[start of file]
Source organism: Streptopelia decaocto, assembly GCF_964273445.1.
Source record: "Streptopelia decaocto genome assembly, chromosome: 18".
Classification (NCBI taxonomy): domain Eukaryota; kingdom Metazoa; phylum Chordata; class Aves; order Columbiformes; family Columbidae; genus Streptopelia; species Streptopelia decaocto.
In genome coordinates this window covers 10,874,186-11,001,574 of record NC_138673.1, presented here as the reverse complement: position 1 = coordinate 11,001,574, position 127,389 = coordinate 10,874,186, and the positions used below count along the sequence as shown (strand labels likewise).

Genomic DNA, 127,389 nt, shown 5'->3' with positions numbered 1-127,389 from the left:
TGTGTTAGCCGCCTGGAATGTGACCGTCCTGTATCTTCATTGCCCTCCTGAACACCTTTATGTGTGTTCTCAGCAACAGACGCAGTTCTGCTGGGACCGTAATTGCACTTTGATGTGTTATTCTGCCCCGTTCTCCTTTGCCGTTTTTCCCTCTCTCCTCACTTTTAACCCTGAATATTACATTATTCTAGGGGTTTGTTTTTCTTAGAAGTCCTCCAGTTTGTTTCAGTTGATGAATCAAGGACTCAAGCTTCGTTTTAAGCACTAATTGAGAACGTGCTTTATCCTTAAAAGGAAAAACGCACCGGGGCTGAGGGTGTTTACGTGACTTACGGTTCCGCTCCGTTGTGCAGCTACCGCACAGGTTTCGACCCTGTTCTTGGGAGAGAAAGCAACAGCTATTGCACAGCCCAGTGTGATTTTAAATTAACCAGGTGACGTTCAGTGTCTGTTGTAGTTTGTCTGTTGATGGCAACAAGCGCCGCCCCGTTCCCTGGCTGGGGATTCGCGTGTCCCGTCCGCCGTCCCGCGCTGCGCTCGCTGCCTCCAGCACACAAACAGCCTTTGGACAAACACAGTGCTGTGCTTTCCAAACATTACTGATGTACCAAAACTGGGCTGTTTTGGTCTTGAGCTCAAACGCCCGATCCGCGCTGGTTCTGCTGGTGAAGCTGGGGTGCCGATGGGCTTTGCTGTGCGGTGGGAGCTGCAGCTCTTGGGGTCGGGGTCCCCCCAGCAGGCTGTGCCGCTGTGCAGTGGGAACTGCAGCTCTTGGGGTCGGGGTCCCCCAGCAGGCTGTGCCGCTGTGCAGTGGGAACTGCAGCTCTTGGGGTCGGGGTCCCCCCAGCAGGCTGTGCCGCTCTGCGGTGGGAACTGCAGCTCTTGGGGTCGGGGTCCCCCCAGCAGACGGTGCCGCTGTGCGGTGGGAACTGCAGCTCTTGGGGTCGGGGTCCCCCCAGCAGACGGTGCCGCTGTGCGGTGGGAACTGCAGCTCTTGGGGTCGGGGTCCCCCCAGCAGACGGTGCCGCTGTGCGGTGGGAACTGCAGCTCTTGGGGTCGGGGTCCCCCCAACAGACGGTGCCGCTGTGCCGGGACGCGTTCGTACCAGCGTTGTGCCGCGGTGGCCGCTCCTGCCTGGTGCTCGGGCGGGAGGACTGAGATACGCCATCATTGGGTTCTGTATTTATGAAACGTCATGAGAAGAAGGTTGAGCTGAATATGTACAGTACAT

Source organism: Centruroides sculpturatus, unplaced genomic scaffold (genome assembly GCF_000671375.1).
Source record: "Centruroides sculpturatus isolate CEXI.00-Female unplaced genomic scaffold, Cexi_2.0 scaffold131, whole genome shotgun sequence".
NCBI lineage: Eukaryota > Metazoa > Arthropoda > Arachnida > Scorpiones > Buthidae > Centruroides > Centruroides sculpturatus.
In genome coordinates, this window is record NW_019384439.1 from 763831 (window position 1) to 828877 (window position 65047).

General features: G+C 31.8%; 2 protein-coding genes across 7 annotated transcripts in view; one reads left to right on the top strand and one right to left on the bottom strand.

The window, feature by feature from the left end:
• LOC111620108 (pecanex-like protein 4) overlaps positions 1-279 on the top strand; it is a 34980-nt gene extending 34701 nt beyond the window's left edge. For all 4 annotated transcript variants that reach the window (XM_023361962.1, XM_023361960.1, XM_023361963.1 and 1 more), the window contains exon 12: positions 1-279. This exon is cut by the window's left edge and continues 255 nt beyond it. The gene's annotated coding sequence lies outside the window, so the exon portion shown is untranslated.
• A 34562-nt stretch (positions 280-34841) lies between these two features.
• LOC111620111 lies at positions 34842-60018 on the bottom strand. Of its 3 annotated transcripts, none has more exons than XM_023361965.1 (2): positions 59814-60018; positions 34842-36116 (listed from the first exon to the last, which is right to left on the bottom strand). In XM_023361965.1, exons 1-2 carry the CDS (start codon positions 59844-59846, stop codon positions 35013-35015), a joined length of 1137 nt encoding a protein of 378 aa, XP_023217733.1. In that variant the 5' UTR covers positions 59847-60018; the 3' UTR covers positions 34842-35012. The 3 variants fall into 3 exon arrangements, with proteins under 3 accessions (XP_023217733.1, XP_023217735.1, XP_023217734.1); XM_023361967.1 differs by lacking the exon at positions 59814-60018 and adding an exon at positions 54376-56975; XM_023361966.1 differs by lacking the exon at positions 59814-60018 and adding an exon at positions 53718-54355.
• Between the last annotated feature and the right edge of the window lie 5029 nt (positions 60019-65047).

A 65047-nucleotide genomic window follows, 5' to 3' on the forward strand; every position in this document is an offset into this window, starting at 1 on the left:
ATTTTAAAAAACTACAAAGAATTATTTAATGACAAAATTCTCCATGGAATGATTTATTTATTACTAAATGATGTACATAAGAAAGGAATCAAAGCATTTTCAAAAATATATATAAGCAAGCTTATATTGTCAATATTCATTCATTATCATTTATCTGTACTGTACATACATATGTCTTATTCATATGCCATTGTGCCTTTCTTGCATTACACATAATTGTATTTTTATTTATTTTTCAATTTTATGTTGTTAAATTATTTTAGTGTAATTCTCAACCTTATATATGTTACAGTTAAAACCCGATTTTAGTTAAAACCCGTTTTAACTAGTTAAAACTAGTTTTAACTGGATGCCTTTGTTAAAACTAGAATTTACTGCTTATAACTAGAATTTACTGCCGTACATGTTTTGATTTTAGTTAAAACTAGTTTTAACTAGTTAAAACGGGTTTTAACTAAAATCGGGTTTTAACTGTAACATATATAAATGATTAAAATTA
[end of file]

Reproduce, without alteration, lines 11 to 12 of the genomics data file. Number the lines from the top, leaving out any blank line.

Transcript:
General features: G+C 31.8%; 2 protein-coding genes across 7 annotated transcripts in view; one reads left to right on the top strand and one right to left on the bottom strand.

The window, feature by feature from the left end: